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P. Hen. Where shall we take a purse to-morrow, Jack? Fal. Where thou wilt, lad, I’ll make one; an I do not, call me villain, and baffle me. P. Hen. I see a good amendment of life in thee; from praying to purse-taking. Fal. Why, Hal, 'tis my vocation, Hal; ’tis no sin for a man to labour in his vocation.
P. Hen. Good morrow, Ned. Poins. Good morrow, Sweet Hal.—What Says Monsieur Remorse 2 What says Sir John Sack-andSugar? But, my lads, my lads, to-morrow morning, by four o'clock, early at Gads Hill,—There are pilgrims going to Canterbury, with rich offerings, and traders riding to London with fat purses: I have visors for you all, you have horses for yourselves: Gadshill lies to-night in Rochester; I have bespoke supper in Eastcheap: we may do it as secure as sleep; if you will go, I will stuff your purses full of crowns: if you will not, tarry at home, and be hanged. Fal. Hear me, Yedward; if I tarry at home, and go not, I’ll hang you for going. Poins. You will, chops? Fal. Hal, wilt thou make one? P. Hen. Who, I rob? I a thief? not I, by my faith. Fal. There's neither honesty, manhood, nor good fellowship in thee; nor thou cam'st not of the blood royal, if thou dar'st not cry stand for ten shillings. P. Hen. Well, then, once in my days, I’ll be a madcap. Fal. Why, that's well said. P. Hen. Well, come what will, I'll tarry at home. Fal. By the lord, I'll be a traitor then, when thout art king. B
P. Hen. I care not. [Retires.
Poins. Sir John, I pr’ythee leave the prince and me alone; I will lay him down such reasons for this adventure, that he shall go.
Fal. Well, may'st thou have the spirit of persuasion, and he the ears of profiting, that what thou speakest may move, and what he hears may be believed, that the true prince may (for recreation sake) prove a false thief; for the poor abuses of the time want countenance. Farewell: you shall find me in
Eastcheap. [Erit. P. Hen. Farewell, thou latter spring ! farewell, All-hallown summer! [Advances.
Poins. Now, my good sweet honey lord, ride with us to-morrow; I have a jest to execute that I cannot manage alone. Falstaff, Bardolph, Peto, and Gadshill, shall rob those men that we have already waylaid; yourself and I will not be there: and when they have the booty, if you and I do not rob them, cut this head from my shoulders. P. Hen. But how shall we part with them in setting forth 2 Poins. Why, we will set forth before or after them, and appoint them a place of meeting, wherein it is at our pleasure to fail; and then will they adventure upon the exploit themselves: which they shall have no sooner achieved, but we’ll set upon them. P. Hen. Ay, but 'tis like that they will know us by our horses, by our habits, and by every other appointment, to be ourselves. Poins. Tut! our horses they shall not see, I’ll tie them, in the wood; our vizors we will change, after we leave them ; and I have cases of buckram for the nonce, to inmask our noted outward garments. P. Hen. But I doubt they will be too hard for us. Poins. Well, for two of them, I know them to be as true-bred cowards as ever turned back; and for the third, if he fight longer than he sees reason, I'll forswear arms. The virtue of this jest will be, the incomprehensible lies that this same fat rogue will tell us, when we meet at supper: how thirty, at least, he fought with ; what wards, what blows, what extremities he endured; and in the reproof of this lies the jest. P. Hen. Well, I'll go with thee; provide us all things necessary, and meet me in Eastcheap. Farewell. Poins. Farewell, my lord. [Exit. P. Hen. I know you all, and will awhile uphold The unyoked humour of your idleness: Yet herein will I imitate the sun, Who doth permit the base contagious clouds To smother up his beauty from the world, That, when he please again to be himself, Being wanted, he may be more wonder'd at, By breaking through the foul and ugly mists Of vapours, that did seem to strangle him. So, when this loose behaviour I throw off, And pay the debt I never promised, By how much better than my word I am, By so much shall I falsify men's hopes; And, like bright metal on a sullen ground, My reformation, glittering o'er my fault, Shall show more goodly, and attract more eyes Than that which hath no foil to set it off. I'll so offend, to make offence a skill Redeeming time, when men think least I will. [Exit.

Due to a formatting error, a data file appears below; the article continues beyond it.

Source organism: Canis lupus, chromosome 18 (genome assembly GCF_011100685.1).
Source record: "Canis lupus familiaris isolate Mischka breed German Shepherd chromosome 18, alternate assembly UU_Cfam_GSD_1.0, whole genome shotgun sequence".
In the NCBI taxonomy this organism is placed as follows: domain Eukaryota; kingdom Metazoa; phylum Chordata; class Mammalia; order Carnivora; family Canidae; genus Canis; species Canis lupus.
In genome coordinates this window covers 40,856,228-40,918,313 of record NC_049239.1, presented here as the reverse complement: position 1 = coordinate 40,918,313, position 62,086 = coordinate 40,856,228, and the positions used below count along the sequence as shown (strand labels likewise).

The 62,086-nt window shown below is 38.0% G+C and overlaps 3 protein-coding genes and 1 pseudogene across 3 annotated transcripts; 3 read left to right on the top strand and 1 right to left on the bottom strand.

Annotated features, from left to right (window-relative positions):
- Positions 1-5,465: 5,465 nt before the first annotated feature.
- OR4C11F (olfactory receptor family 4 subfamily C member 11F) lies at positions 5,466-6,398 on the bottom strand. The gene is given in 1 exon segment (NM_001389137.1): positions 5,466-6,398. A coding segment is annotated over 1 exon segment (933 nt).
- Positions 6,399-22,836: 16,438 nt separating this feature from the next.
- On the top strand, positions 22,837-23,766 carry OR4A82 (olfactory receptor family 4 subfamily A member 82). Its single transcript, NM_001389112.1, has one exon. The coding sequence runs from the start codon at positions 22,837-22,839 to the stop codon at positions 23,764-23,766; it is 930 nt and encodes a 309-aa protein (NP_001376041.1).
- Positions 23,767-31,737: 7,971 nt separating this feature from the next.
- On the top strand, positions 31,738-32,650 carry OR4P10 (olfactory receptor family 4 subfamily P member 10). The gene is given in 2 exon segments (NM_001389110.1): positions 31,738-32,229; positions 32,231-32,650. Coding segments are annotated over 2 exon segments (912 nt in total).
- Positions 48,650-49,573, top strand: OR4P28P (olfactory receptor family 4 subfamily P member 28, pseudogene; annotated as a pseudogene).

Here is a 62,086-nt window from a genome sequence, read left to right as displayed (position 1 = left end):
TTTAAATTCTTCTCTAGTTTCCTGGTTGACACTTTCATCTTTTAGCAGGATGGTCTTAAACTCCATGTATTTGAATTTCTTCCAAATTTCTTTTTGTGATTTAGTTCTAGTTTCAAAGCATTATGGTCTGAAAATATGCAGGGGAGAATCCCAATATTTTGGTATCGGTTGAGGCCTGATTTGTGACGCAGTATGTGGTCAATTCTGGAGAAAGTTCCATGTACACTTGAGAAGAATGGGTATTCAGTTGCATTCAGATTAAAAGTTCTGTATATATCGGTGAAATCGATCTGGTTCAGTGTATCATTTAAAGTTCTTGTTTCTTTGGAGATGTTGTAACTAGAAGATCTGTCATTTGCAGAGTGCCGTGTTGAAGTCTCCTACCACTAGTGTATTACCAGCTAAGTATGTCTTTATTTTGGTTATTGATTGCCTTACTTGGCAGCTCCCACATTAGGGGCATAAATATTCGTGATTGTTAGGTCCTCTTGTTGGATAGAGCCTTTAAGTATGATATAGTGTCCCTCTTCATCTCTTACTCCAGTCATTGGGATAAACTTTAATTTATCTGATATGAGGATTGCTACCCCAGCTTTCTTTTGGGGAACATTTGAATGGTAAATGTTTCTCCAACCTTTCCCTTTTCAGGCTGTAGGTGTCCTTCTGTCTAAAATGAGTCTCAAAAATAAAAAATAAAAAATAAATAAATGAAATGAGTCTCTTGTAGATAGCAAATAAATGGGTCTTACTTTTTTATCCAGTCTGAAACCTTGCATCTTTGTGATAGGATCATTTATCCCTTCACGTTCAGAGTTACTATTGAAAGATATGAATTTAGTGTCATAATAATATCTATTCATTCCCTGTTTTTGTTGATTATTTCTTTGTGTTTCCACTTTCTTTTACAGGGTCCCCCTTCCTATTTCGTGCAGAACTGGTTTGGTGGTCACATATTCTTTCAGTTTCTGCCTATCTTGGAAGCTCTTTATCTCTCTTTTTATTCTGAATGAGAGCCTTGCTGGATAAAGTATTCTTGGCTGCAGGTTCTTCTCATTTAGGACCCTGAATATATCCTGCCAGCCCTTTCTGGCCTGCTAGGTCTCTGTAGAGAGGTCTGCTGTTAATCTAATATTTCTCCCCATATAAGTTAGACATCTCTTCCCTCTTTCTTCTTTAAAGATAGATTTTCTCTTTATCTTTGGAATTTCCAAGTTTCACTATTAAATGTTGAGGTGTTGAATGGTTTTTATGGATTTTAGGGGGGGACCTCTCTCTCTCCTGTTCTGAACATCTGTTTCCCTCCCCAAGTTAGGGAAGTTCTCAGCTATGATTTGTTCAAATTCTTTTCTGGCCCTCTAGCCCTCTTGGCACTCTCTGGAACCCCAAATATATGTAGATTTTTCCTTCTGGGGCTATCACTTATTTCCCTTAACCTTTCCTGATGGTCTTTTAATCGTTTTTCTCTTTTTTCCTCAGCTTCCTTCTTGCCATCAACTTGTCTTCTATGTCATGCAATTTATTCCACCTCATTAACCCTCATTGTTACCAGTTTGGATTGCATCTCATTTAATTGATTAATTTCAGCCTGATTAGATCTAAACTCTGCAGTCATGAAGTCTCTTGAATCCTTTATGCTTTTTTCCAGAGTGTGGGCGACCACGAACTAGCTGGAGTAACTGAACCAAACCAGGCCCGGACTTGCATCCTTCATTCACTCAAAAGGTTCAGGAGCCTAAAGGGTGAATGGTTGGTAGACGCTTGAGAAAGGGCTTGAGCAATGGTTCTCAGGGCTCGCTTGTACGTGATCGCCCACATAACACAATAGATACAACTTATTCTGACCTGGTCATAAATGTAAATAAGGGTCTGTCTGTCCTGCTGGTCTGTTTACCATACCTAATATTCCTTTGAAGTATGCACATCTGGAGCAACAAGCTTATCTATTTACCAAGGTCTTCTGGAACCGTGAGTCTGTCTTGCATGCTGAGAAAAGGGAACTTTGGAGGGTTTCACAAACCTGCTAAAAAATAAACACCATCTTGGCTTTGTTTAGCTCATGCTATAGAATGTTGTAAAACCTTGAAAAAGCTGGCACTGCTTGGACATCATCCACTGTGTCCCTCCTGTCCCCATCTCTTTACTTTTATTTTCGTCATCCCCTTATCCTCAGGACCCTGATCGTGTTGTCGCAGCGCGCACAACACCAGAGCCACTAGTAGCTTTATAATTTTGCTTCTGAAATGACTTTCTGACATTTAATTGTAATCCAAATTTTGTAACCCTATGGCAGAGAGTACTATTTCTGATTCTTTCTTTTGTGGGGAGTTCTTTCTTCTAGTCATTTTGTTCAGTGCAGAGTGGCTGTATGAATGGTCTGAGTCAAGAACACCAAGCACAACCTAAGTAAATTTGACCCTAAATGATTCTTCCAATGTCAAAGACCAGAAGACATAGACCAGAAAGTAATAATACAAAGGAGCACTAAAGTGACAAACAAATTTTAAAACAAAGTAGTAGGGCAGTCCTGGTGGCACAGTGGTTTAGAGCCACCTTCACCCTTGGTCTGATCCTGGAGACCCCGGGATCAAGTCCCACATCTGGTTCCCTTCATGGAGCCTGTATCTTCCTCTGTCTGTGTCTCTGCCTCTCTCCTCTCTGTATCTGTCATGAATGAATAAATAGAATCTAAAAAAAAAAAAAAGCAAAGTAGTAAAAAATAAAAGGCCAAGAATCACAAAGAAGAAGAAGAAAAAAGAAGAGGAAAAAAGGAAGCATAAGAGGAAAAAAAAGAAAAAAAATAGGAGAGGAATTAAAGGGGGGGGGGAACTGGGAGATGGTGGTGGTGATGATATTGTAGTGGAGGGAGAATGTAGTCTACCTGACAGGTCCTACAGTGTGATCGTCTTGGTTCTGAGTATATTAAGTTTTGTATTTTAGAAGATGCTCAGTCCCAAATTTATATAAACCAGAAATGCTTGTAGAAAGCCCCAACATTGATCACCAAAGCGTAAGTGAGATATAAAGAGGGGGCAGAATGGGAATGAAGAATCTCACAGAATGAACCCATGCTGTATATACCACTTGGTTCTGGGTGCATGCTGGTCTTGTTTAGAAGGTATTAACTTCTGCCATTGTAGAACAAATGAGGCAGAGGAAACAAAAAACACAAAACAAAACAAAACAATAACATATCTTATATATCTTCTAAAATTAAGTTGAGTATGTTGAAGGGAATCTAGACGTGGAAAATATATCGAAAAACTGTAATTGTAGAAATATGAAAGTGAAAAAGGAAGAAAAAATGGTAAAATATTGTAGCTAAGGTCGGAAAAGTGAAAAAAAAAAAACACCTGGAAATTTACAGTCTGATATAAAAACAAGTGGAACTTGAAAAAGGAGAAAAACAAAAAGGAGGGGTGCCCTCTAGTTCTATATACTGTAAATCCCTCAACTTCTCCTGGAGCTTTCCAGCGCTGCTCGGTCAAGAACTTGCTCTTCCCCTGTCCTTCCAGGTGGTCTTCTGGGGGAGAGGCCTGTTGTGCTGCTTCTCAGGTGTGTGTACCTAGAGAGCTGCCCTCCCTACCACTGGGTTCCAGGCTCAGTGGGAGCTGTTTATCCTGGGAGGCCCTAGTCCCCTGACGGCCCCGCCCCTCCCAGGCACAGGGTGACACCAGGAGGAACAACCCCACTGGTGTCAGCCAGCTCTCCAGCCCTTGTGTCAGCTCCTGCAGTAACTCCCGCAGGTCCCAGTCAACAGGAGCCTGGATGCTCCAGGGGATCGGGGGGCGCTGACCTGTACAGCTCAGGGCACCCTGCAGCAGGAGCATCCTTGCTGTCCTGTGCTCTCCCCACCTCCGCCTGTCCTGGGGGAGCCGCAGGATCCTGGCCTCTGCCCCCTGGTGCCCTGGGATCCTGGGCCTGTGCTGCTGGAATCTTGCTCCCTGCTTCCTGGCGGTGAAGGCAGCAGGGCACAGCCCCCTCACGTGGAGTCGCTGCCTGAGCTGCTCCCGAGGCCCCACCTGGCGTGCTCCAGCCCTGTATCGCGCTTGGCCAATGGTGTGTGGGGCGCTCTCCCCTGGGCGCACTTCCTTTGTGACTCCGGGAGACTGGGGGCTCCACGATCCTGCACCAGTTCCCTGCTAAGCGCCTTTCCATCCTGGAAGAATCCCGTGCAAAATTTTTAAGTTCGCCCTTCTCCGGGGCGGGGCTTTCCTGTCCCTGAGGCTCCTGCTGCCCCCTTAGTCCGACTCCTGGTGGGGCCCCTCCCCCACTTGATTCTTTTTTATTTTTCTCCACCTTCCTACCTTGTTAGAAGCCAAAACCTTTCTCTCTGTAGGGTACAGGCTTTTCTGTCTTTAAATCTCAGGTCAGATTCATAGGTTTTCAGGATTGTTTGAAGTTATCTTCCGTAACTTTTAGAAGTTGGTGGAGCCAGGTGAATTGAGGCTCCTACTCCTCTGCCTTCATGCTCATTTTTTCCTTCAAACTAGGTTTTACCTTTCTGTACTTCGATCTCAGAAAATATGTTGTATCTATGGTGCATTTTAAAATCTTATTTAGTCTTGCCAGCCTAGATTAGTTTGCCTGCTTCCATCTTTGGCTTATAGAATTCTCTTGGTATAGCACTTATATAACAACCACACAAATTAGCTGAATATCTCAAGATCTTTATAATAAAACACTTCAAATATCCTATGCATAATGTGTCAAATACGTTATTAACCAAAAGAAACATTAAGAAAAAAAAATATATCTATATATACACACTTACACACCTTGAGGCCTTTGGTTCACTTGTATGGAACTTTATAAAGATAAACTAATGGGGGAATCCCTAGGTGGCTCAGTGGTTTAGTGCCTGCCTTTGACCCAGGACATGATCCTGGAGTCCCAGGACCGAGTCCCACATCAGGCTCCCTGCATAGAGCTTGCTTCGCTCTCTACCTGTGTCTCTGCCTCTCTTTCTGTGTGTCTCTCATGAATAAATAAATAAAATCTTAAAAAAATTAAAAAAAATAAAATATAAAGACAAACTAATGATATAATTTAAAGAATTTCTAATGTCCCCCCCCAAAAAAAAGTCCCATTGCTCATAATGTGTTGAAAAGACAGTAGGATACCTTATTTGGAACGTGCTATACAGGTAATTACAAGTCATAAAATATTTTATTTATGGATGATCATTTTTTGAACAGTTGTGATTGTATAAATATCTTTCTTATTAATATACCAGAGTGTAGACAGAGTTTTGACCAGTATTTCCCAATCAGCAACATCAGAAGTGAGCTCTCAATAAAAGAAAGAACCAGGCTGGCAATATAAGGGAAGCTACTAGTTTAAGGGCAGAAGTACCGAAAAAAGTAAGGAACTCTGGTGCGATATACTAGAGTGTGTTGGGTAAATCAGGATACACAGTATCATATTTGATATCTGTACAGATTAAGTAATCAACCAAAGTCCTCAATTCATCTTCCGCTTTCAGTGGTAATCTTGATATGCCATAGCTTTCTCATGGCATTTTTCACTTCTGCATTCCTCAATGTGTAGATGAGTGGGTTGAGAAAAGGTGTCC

The Council Chamber.
Flourish of Trumpets and Drums.
KING HENRY, PRINCE JoHN, EARL of WesTMoRELAND, EARL OF WoRCESTER, EARL of NorthUMBERLAND, HoTSPUR, SIR. W. BLUNT, SIR. R. VERNoN, and other GENTLEMEN, discovered.
K. Hen. My blood hath been too cold and temperate,
Unapt to stir at these indignities,
Wor. Our house, my sovereign liege, little de
The scourge of greatness to be used on it;
North. My lord,
K. Hen. Worcester, get thee gone; for I do see Danger and disobedience in thine eye : O, sir, Your presence is too bold and peremptory; And majesty might never yet endure The moody frontier of a servant brow. You have good leave to leave us: when we need
Your use and counsel, we shall send for you.
Was parmacity, for an inward bruise;